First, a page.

- A computer-based system that evaluates e-commerce orders and plans in-store shopping routes has enabled employees of Texas-based United Supermarkets to achieve picking speeds up to 160 items per hour, compared with a typical manual picking rate of 50 to 60 items per hour, according to emailed statistics from Mi9 Retail’s ThryveAI brand.
- United, which is owned by Albertsons, employs the system at 55 stores where it currently conducts picking operations, enabling workers to fulfill as many as eight orders at once, ThryveAI said.
- United’s drive to improve fulfillment speeds comes at a time when online sales remain a key driver for the supermarket industry even as overall sales growth has shown signs of slowing down.
According to ThryveAI, its mapping software helps pickers operate faster by allowing them to pick across the entire store instead of just a particular section. Employees use handheld devices that guide them around the store and display photos that help them locate items on shelves.
United began using the technology in four stores in 2016 in anticipation of being able to handle 1,050 to 1,400 orders per week at a single location, ThryveAI said. The grocer saw overall sales and order volume increase dramatically in early 2020 compared with the year before, according to the technology provider.
"The order volume United Supermarkets anticipated to do five years down the road became their reality seemingly overnight," ThryveAI noted in a case study that accompanied its announcement.
Founded in 2001, Mi9 offers various software solutions for grocers and other retailers. The company acquired MyWebGrocer in 2018 and launched the ThryveAI brand over the summer. In August, ThryveAI teamed up with technology firm Halla to add "taste intelligence" personalization capabilities to its e-commerce platform service.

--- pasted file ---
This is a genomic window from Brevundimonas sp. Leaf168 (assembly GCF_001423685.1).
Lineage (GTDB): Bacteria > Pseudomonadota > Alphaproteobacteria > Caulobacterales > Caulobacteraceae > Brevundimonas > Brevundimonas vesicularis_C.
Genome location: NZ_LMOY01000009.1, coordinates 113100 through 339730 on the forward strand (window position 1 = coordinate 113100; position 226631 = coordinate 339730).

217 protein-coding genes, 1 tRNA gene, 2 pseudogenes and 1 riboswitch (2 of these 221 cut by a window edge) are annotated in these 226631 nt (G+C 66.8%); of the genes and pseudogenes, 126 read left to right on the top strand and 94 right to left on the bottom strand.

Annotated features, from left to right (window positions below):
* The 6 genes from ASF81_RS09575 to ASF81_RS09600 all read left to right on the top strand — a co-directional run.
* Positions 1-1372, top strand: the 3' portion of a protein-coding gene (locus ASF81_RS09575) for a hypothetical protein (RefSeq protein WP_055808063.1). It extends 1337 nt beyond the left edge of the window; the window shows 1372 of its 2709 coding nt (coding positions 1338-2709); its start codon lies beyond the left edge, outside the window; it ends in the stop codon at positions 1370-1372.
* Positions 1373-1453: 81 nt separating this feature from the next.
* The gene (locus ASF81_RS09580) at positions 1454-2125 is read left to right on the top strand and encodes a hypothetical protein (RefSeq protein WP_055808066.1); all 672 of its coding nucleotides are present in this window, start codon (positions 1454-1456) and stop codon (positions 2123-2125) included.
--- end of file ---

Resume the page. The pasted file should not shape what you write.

The sustained surge in online grocery shopping that started with the onset of the pandemic has made technology that helps fulfill e-commerce orders a key focus for the supermarket industry. Grocers like Kroger, SpartanNash and Albertsons have continued to report sharp increases in orders for pickup and delivery as the health crisis has unfolded, providing an opportunity for technology companies to showcase their ability to help retail facilities cope with demand.
Much of the action in the automation space involves mechanized micro-fulfillment facilities and warehouses. Perhaps most notably, Kroger is working with U.K.-based robotics company Ocado to develop a network of high-capacity automated fulfillment centers across the United States, with the first of those facilities set to open in Ohio early next year.
But while they may be less heralded, efforts to improve fulfillment operations in grocery stores are also gaining momentum — a reflection of the critical role individual retail locations play in connecting online shoppers with the products they want. Kroger recently announced that Ocado is supplying it with software to improve its in-store fulfillment capabilities, while Schnuck Markets is using data collected by the inventory-management robots it uses to help Instacart shoppers locate items on shelves more efficiently.